For Immediate Release: March 26, 2009
Contact: Jeanine Plant-Chirlin, 212–998–6289
Senator Harkin Introduces Civil Access to Justice Act
Vital Legislation Will Greatly Improve Access to Civil Legal Aid
Today, Senator Tom Harkin (D-IA) introduces the Civil Access to Justice Act of 2009. A vitally important piece of legislation, the Act will significantly improve access to civil legal aid by removing severe litigation restrictions, increasing funding, and expanding law school clinics’ legal assistance.
In today’s dire economy, there is a growing demand for civil legal aid representation. This year alone, requests for representation have risen by 30 percent in some parts of the country and nationally, more than 80 percent of those in need of civil legal aid are turned away.
“Low-income Americans and communities of color often suffer the most,” says Rebekah Diller, Deputy Director of the Justice Program at the Brennan Center for Justice. “And record numbers of Americans facing foreclosure, eviction and layoffs need help figuring out their legal rights and making their voices heard in court.”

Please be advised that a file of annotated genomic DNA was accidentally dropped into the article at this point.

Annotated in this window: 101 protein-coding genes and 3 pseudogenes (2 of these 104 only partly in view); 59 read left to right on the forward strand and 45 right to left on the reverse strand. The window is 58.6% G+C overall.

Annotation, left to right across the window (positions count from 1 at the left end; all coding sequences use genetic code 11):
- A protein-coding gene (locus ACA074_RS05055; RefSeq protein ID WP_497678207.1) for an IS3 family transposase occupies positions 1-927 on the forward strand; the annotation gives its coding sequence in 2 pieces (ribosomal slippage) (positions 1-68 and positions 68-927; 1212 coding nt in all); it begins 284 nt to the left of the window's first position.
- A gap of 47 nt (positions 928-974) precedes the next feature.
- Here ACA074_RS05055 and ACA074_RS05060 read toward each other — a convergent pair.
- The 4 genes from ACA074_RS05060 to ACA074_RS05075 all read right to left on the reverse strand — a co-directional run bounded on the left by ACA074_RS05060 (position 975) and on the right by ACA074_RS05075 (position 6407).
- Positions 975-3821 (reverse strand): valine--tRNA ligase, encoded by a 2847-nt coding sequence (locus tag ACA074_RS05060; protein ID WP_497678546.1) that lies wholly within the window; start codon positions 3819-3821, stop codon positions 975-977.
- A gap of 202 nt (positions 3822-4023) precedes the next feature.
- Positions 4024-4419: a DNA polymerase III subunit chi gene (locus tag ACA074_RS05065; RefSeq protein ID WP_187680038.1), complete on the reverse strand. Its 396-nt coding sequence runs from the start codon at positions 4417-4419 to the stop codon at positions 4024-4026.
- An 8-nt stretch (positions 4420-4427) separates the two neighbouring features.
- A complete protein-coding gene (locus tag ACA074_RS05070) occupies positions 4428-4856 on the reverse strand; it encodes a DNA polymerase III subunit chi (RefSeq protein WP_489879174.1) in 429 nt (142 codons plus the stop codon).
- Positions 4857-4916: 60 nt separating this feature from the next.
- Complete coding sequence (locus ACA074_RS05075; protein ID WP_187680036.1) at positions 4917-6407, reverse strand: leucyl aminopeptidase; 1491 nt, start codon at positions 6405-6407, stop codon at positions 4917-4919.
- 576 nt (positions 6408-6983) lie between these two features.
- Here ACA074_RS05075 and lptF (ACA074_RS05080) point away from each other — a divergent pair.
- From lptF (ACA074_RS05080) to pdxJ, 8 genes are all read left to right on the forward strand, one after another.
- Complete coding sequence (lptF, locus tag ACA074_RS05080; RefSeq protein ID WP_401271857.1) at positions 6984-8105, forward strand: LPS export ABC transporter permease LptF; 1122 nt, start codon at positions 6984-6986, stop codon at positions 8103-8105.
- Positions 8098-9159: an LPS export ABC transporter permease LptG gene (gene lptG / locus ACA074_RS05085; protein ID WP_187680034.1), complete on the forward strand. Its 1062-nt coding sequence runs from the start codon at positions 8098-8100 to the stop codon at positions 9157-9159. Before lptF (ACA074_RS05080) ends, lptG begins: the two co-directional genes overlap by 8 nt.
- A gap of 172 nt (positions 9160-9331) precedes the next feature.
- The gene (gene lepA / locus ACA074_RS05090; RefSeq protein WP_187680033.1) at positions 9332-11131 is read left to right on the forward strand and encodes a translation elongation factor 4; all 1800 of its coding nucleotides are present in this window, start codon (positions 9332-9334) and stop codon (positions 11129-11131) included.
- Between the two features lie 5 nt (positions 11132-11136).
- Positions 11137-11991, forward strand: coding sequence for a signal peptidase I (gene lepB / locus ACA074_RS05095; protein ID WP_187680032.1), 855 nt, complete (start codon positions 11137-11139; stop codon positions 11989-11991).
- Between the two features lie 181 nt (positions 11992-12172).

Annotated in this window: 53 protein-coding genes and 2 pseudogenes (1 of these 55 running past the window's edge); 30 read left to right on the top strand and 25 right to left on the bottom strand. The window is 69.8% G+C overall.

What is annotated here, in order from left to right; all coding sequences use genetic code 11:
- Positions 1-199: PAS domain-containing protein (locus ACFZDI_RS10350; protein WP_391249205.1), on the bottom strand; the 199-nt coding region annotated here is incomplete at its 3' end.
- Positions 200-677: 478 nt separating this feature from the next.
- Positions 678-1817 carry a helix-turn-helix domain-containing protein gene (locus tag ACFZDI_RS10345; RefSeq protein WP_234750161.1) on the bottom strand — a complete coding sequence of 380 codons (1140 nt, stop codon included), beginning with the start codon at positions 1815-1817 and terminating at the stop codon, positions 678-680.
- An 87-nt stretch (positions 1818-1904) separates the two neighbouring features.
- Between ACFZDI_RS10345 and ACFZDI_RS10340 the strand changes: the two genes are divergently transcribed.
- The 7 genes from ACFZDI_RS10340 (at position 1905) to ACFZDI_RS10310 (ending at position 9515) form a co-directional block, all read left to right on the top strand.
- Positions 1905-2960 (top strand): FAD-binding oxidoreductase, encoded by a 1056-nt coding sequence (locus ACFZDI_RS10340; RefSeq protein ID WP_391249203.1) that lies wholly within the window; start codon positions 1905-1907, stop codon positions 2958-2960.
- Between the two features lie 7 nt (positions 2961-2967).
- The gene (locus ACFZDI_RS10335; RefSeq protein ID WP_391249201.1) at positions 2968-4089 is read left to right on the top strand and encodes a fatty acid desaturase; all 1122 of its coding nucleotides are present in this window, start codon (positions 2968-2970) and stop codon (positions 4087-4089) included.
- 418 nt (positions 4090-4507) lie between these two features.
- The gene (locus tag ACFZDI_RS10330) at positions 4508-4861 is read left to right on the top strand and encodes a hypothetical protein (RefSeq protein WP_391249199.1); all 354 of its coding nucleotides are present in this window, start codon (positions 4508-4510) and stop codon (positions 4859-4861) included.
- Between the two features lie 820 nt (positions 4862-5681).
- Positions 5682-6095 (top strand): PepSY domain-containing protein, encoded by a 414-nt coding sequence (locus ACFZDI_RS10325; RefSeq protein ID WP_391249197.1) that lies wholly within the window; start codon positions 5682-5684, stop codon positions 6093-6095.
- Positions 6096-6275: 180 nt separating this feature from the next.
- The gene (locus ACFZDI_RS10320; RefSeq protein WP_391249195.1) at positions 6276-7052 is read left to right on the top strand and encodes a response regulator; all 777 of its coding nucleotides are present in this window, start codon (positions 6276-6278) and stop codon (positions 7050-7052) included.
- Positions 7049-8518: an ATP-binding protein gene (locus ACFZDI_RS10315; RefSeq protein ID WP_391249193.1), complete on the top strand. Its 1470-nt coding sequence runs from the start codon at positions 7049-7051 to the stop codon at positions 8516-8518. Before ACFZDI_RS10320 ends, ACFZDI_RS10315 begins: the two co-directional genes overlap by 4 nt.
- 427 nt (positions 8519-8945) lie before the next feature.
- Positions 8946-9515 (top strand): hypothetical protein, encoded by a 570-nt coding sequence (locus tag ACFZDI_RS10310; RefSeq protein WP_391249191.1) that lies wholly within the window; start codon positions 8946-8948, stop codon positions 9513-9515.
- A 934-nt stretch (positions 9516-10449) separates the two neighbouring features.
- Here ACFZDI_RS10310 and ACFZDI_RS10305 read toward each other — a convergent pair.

Federal funding for civil legal aid has dramatically declined over the last twenty years, most drastically through the massive budget cuts suffered by the Legal Services Corporation (LSC), a private, non-profit corporation established by Congress in 1974. Additionally, severe restrictions have been placed upon the use of both federal as well as non-federal funds, thus impeding attorneys’ ability to provide effective legal assistance.
The Civil Access to Justice Act will increase the authorized funding level for LSC to $750 million. The Act will also lift many of the restrictions placed on the use of non-federal funds and attorneys’ fees, and will permit attorneys to bring class-action lawsuits grounded in existing law.
For more information or to set up an interview with Rebekah Diller, please contact Jeanine Plant-Chirlin at 212–998–6289 or email@example.com.